– by Joseph Jammer Medina

No doubt about it, the Academy doesn’t really like to acknowledge genre films. In 2004, it made history when The Return of the King swept the ceremony, bringing home 11 Oscars. Some thought that may open the floodgates to more genre films, but that never happened. The Dark Knight was snubbed for Best Picture, and very few genre pictures make its way to the Oscars, outside of technical achievements.

However, one genre that is particularly ignored is horror. Get Out was one of this year’s runaway hits, and we wouldn’t be surprised if it isn’t nominated for a single award. But why is that?

Screen Rant asked that very question of Jason Blum, founder of Blumhouse Productions (producer of such films as Get OutSplit, and The Purge), who has made a pretty penny off of strong, low budget horror flicks. Here’s what he had to say:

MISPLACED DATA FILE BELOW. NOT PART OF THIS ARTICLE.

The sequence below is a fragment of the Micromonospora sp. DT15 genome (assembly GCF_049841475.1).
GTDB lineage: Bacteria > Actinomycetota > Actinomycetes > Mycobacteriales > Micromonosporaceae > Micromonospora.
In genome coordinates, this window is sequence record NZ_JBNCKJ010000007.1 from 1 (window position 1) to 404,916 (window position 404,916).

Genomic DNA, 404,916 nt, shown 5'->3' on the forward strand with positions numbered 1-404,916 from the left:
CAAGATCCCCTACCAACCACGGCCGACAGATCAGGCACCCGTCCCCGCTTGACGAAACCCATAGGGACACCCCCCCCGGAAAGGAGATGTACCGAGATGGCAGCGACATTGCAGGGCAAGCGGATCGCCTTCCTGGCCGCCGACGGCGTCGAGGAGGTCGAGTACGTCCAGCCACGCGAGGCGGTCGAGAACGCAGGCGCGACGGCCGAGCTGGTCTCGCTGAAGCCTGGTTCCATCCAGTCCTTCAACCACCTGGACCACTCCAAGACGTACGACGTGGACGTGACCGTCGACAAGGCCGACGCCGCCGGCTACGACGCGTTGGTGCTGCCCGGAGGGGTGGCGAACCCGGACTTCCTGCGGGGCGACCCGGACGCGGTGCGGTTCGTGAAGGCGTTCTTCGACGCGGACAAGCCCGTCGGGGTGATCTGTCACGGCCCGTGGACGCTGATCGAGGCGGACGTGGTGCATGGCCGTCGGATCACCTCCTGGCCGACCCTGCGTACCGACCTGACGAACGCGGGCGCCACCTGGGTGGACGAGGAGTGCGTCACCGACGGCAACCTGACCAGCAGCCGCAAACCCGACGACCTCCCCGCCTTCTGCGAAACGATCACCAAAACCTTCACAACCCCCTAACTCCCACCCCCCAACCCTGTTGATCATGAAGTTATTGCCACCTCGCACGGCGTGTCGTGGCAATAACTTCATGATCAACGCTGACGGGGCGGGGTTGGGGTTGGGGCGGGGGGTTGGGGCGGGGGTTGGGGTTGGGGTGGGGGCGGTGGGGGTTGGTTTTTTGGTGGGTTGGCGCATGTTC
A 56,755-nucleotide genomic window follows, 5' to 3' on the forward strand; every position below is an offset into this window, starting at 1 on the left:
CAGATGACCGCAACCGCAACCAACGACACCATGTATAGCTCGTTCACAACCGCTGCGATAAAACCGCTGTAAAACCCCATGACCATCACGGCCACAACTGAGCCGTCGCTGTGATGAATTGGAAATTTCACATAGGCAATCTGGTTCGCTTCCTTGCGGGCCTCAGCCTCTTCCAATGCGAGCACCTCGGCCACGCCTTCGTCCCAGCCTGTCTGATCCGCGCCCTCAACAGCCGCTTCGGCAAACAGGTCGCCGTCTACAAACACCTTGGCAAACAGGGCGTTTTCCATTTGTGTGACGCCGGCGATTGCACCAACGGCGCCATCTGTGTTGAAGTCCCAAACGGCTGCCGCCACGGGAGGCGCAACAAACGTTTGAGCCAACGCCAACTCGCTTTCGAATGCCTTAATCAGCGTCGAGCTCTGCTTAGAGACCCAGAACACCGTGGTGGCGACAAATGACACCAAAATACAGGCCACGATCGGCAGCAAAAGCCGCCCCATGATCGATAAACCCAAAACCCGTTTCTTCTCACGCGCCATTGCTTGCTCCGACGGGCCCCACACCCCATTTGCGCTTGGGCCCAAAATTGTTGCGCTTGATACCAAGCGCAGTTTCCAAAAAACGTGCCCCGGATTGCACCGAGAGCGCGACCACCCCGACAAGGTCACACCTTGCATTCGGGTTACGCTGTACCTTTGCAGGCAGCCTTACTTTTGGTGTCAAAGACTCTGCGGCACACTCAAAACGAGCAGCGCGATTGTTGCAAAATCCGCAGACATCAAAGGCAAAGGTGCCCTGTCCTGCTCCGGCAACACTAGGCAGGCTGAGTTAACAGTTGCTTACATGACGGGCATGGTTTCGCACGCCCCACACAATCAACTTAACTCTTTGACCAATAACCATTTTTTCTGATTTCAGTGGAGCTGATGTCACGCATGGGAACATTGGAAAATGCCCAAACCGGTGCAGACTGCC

“You know what, I don’t know because I was going to say because people tend to shy away from the violence, but the truth is there are super violent movies that are nominated for Academy Awards, they’re just rarely horror films or they haven’t been horror films in a long time. Maybe they think they’re gross or something. I don’t know, that’s a good question. I don’t know. But you’re right.”

Sadly, I don’t think it’s just a matter of violence. As he mentioned, some of their big films are violent. As the landscape of film has changed, it’s become very clear that there are age-old prejudices that never die, and among those is the stink of “genre.”

No way some silly horror film can possibly be good enough to warrant an actual award, right? At least that’s my personal perspective. In a world where film snobs can boo at the Netflix logo in an Okja screening, I can also see the old prejudices living on in pretentious circles.

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SOURCE: Screen Rant

Joseph Jammer Medina is an author, podcaster, and editor-in-chief of LRM. A graduate of Chapman University's Dodge College of Film and Television, Jammer's always had a craving for stories. From movies, television, and web content to books, anime, and manga, he's always been something of a story junkie.